Five players you'll be talking about after Patriots-Panthers game
The expectation was that Julian Edelman would be back for the start of the regular season. He'd been included in every 53-man roster projection we put together. It was assumed he'd be good to go. Demaryius Thomas? Not so much.
Having the veteran receiver now available to the Patriots for the start of the year — he was removed from the physically unable to perform list on Tuesday — further complicates an already cloudy picture at receiver. At 31 years old, coming off a torn Achilles late in a "down" season for him (59 catches, 677 yards), Thomas can't be considered a lock for the active roster. But might he take a spot from Phillip Dorsett, Maurice Harris or Braxton Berrios? And how might his addition, if he's added, impact the roles of the other receivers who make the team?
Hard to say right now, but that's why it's worth watching how guys we've seen all summer at the receiver position are used on Thursday night in preseason game No. 3 against the Panthers. We start this week's Five Players to Watch list with a guy who shouldn't have an issue making the roster. But he's someone whose usage could clue us into how the rest of the receiver room will shake out for the start of 2019.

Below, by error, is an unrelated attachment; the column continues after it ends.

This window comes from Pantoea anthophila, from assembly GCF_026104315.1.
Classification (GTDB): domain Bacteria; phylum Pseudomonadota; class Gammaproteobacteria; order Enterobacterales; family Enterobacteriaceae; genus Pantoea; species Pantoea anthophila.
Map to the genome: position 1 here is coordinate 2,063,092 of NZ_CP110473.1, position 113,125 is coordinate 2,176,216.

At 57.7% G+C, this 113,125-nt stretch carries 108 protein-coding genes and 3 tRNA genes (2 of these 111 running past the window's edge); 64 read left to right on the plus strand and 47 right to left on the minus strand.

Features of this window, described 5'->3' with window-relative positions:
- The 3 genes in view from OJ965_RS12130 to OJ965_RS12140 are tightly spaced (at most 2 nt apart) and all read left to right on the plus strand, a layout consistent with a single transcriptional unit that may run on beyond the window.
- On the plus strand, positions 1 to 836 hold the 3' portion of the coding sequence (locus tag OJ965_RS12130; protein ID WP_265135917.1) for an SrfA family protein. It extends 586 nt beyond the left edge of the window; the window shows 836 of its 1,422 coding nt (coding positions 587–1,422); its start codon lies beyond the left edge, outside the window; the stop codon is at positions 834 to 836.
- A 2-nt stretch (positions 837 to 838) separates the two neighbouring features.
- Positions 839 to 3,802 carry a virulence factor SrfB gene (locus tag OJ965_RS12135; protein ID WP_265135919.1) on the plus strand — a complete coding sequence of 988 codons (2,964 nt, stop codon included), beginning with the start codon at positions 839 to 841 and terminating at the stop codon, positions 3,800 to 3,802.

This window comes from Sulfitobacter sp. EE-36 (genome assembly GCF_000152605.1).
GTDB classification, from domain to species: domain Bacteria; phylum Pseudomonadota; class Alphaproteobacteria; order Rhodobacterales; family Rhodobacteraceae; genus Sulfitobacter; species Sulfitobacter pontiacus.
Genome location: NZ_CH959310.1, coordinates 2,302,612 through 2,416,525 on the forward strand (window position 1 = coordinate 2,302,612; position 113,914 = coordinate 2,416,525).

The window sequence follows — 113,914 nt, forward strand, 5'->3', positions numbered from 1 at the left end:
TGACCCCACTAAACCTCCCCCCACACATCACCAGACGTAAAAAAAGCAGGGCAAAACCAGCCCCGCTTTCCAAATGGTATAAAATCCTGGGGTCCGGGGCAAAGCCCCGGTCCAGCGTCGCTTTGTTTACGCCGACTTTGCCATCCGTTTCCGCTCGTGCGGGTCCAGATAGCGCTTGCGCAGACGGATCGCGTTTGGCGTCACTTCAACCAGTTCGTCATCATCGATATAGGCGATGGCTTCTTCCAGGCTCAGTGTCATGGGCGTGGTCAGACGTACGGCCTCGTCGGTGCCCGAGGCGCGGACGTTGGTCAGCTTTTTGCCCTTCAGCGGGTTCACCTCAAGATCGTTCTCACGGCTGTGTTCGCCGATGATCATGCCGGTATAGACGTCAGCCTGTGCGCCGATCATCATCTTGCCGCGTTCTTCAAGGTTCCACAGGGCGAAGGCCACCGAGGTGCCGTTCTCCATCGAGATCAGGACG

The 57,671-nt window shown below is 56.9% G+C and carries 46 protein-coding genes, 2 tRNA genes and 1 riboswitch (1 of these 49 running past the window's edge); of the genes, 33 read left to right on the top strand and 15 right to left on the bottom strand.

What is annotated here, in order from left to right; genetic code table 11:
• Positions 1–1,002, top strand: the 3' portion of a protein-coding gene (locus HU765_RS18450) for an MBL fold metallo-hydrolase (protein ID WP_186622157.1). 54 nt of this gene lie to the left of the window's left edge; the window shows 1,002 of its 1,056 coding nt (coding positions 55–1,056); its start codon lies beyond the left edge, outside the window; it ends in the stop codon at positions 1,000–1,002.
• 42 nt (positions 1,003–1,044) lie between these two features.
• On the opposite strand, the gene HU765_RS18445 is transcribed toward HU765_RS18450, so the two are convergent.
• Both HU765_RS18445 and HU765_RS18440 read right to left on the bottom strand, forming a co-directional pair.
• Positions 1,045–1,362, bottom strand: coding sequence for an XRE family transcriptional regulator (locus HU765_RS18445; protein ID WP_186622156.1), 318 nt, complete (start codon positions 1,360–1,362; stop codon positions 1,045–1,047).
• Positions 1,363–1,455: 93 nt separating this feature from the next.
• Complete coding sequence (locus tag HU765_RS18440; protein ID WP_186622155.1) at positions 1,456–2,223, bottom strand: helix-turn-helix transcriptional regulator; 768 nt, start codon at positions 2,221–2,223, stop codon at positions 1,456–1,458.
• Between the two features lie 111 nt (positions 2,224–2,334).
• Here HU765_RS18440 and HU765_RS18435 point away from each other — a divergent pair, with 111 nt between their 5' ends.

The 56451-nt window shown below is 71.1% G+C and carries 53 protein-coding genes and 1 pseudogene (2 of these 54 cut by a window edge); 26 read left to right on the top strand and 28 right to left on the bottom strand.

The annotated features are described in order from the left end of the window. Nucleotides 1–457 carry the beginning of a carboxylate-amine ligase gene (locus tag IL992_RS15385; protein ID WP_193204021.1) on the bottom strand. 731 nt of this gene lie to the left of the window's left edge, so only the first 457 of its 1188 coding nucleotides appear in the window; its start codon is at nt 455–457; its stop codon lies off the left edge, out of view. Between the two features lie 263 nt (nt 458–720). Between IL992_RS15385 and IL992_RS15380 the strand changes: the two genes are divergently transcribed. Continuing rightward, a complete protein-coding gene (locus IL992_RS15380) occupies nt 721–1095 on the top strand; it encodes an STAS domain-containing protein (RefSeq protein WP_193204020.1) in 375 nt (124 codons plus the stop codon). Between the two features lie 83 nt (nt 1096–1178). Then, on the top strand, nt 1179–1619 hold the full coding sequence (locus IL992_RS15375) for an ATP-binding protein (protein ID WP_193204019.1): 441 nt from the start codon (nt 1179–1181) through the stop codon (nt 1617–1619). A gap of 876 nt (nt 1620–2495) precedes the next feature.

We've seen all we need to see from Meyers. Really. We have. There's no doubt he should be on the roster. He's caught just about everything thrown his way. He's created separation with his releases at the line of scrimmage and with deception at the tops of his routes. Tom Brady has shown confidence in Meyers in practices, and the undrafted rookie has taken more and more reps with the first-team offense as the summer has progressed. But the reason to watch Meyers against Carolina is to see where on the field he's being used. At 6-foot-2, with good leaping ability and a knack for making contested catches, it's logical that he's seen a good deal of time on the outside. But he played the slot at NC State. Would the Patriots use him inside to help prevent Julian Edelman from taking all the punishment that comes from going over the middle? With Josh Gordon, Demaryius Thomas and N'Keal Harry potentially on the roster to start the year, Meyers might find himself as the fourth outside-the-numbers option. Not a ton of value there. Especially for a guy who looks like he won't play special teams. But if he can play the slot? That's one of the most valuable positions in the Patriots offense. I've had Braxton Berrios on the roster in my latest projections — over Dorsett and Harris — because of his ability to play inside and return punts. The Patriots wanted interior receiver help this offseason and couldn't land Adam Humphries or Cole Beasley. That seemed to make Braxton Berrios the front-runner for that slot-behind-Edelman role. But if Meyers can play inside, then perhaps that gives the Patriots their best and most efficient combination of wideouts: Edelman, Gordon, Harry, Thomas and Meyers as an inside-out threat. If Meyers excels inside against Carolina, that could make it tough to keep Berrios.